While tracking Web surfing is well known and commonly reviled, and there's even been some advances made in eyeball tracking to see where a person's gaze falls on a website or the like, Facebook is looking to get into a new and no less creepy form of tracking: specifically, Facebook wants to know where your cursor is, and is firing up a new kind of tracking system geared toward figuring out exactly where the pointer is at any given time.
Tracking pictures, private messages and the like is already part and parcel of the Facebook experience, but Facebook is stepping things up that will allow the company to know where a user's cursor is at all times. According to Facebook's Ken Rudin, chief of analytics for the company, Facebook is working on what's described as a “massive increase” in the amount of data that Facebook collects about user behavior, leading some to wonder just what, exactly, was left to collect. Word is that Facebook is out to collect not just mouse movement data, but also when the Facebook app is open on a smartphone, and for how long.
image via shutterstock
All of this data is being used toward the same essential purpose, at last report, which is the pursuit of better marketing and improving the value of Facebook to advertisers. The more that Facebook knows about its user base, the better that Facebook can do in terms of targeting advertising and making the overall impact of same the best it can be. But more than that, it's also about a better user experience. If Facebook can find that a cursor is commonly going to a certain part of the screen, it can adjust the site's layout accordingly to make more popular features front-and-center.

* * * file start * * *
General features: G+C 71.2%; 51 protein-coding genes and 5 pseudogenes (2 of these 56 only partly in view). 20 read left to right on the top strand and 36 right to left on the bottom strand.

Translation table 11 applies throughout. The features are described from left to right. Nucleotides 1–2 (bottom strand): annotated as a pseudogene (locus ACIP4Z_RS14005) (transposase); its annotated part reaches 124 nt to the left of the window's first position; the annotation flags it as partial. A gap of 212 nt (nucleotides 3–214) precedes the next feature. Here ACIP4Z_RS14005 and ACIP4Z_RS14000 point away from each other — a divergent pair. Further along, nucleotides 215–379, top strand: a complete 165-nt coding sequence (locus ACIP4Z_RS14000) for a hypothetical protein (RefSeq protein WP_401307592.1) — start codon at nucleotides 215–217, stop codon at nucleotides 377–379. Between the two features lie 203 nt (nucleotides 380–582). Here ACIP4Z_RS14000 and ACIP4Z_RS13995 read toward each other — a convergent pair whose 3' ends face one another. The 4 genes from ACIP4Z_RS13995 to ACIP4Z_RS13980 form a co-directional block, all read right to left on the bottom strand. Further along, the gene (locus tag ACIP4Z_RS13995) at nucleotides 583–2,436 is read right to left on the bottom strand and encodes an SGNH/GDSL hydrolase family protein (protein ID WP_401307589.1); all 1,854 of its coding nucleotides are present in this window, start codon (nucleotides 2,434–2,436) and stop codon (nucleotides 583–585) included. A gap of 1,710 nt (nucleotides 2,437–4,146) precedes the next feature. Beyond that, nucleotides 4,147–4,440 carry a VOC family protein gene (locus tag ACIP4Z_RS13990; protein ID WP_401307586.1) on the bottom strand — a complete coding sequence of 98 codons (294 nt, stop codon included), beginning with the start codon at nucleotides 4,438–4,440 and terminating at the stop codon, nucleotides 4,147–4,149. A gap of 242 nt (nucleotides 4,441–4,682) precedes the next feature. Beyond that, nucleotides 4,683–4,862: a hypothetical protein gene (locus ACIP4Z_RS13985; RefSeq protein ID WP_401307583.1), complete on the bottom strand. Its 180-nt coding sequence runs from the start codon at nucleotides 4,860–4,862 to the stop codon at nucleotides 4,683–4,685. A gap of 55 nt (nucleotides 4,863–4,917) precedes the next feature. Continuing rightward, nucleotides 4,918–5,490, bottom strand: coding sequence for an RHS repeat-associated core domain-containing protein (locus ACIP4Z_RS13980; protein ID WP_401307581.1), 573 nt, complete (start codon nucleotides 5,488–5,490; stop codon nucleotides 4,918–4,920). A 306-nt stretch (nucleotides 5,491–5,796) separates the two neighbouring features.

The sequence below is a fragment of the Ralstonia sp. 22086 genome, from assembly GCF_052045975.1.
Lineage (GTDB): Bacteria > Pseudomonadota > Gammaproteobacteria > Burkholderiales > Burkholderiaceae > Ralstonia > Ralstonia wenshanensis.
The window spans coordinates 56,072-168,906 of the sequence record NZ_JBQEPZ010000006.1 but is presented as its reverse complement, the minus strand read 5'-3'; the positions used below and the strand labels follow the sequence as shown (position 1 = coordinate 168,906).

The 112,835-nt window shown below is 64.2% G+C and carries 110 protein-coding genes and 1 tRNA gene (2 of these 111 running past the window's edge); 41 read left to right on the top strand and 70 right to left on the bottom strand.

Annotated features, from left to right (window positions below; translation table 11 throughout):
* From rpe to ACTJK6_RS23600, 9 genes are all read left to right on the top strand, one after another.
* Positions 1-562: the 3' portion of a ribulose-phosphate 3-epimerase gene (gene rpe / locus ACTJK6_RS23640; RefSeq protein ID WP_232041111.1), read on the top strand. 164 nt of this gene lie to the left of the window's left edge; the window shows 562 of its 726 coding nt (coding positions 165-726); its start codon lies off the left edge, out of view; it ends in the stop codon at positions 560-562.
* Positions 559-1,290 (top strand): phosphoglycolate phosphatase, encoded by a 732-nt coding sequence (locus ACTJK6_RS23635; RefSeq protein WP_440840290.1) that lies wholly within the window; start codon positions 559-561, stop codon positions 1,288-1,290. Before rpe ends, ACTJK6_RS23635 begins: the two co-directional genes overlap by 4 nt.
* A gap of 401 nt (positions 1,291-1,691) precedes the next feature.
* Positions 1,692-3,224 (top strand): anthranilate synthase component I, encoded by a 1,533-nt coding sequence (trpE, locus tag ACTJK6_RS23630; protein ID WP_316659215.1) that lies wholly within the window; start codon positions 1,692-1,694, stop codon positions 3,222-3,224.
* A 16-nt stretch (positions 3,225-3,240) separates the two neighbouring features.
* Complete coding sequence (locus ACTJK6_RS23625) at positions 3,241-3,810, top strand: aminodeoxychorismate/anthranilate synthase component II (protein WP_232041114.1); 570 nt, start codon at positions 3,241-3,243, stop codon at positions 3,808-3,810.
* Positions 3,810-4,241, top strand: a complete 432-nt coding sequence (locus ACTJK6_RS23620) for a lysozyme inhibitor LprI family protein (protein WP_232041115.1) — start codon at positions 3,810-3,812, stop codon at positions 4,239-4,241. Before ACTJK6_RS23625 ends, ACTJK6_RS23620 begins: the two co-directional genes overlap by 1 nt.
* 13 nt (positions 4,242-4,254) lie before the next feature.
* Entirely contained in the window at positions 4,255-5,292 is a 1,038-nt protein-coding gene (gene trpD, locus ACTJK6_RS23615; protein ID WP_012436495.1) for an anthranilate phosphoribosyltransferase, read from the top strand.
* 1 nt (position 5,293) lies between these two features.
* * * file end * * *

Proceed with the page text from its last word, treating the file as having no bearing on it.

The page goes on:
It may sound sinister—and it certainly has some applications that don't just sound sinister but actually are—but there are also plenty of very useful applications for such a system. Right now, Facebook is just testing the technology at last report, and there's word that the company is not alone. Shutterstock, for example “records literally everything you do on the site,” and Netflix tracks virtually everything, including cursor movement and scrolling through options, all in aid of improving recommendations.
It's a difficult position for companies to be in, and one that was actually reflected through recent studies. Consumers want privacy. Said consumers do not want to be tracked, not at all...yet by like token, a percentage of customers that's only slightly smaller than the percentage that want privacy above all want companies that understand the customer's needs, interests, and potential likes, and can offer up very relevant promotions and offers matching those needs. Still, tracking is tracking, and tracking scares a lot of people. Facebook engaging in more tracking may scare some users off, but those who remain may well get a better experience out of the deal. That's a hard trade-off for some to make, but for some, it's not so hard at all.
Edited by Ryan Sartor